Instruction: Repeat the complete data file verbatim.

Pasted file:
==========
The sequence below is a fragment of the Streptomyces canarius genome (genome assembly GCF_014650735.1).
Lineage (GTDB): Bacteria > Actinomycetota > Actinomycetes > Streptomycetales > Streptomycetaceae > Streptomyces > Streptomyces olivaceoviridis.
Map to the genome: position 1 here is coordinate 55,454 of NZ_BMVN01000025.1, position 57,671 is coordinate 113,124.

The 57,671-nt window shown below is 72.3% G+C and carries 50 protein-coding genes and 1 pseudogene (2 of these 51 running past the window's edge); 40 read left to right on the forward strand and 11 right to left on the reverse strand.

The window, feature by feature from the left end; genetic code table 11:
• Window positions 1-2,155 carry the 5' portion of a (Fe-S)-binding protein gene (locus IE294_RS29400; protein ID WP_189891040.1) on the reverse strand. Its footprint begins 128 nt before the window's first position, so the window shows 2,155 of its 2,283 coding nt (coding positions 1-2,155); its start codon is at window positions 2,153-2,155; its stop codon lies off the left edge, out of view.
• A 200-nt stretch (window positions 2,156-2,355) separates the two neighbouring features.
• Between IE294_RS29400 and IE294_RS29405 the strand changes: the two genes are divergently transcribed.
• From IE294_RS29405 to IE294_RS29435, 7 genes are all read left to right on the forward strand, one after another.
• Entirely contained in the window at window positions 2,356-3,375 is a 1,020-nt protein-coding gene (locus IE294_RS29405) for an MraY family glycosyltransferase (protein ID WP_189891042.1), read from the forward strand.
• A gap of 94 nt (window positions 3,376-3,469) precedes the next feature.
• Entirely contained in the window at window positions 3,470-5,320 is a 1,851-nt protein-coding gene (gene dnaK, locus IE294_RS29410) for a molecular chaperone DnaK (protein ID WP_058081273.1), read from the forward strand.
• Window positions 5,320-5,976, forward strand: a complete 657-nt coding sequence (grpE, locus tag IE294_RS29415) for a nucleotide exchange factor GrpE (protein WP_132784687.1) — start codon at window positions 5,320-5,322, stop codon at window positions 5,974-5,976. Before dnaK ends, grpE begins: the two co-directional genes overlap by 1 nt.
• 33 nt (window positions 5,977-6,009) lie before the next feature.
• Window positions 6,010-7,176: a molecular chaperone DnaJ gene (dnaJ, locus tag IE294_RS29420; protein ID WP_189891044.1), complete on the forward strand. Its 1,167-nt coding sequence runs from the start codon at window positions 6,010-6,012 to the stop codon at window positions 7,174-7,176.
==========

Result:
The sequence below is a fragment of the Streptomyces canarius genome (genome assembly GCF_014650735.1).
Lineage (GTDB): Bacteria > Actinomycetota > Actinomycetes > Streptomycetales > Streptomycetaceae > Streptomyces > Streptomyces olivaceoviridis.
Map to the genome: position 1 here is coordinate 55,454 of NZ_BMVN01000025.1, position 57,671 is coordinate 113,124.

The 57,671-nt window shown below is 72.3% G+C and carries 50 protein-coding genes and 1 pseudogene (2 of these 51 running past the window's edge); 40 read left to right on the forward strand and 11 right to left on the reverse strand.

The window, feature by feature from the left end; genetic code table 11:
• Window positions 1-2,155 carry the 5' portion of a (Fe-S)-binding protein gene (locus IE294_RS29400; protein ID WP_189891040.1) on the reverse strand. Its footprint begins 128 nt before the window's first position, so the window shows 2,155 of its 2,283 coding nt (coding positions 1-2,155); its start codon is at window positions 2,153-2,155; its stop codon lies off the left edge, out of view.
• A 200-nt stretch (window positions 2,156-2,355) separates the two neighbouring features.
• Between IE294_RS29400 and IE294_RS29405 the strand changes: the two genes are divergently transcribed.
• From IE294_RS29405 to IE294_RS29435, 7 genes are all read left to right on the forward strand, one after another.
• Entirely contained in the window at window positions 2,356-3,375 is a 1,020-nt protein-coding gene (locus IE294_RS29405) for an MraY family glycosyltransferase (protein ID WP_189891042.1), read from the forward strand.
• A gap of 94 nt (window positions 3,376-3,469) precedes the next feature.
• Entirely contained in the window at window positions 3,470-5,320 is a 1,851-nt protein-coding gene (gene dnaK, locus IE294_RS29410) for a molecular chaperone DnaK (protein ID WP_058081273.1), read from the forward strand.
• Window positions 5,320-5,976, forward strand: a complete 657-nt coding sequence (grpE, locus tag IE294_RS29415) for a nucleotide exchange factor GrpE (protein WP_132784687.1) — start codon at window positions 5,320-5,322, stop codon at window positions 5,974-5,976. Before dnaK ends, grpE begins: the two co-directional genes overlap by 1 nt.
• 33 nt (window positions 5,977-6,009) lie before the next feature.
• Window positions 6,010-7,176: a molecular chaperone DnaJ gene (dnaJ, locus tag IE294_RS29420; protein ID WP_189891044.1), complete on the forward strand. Its 1,167-nt coding sequence runs from the start codon at window positions 6,010-6,012 to the stop codon at window positions 7,174-7,176.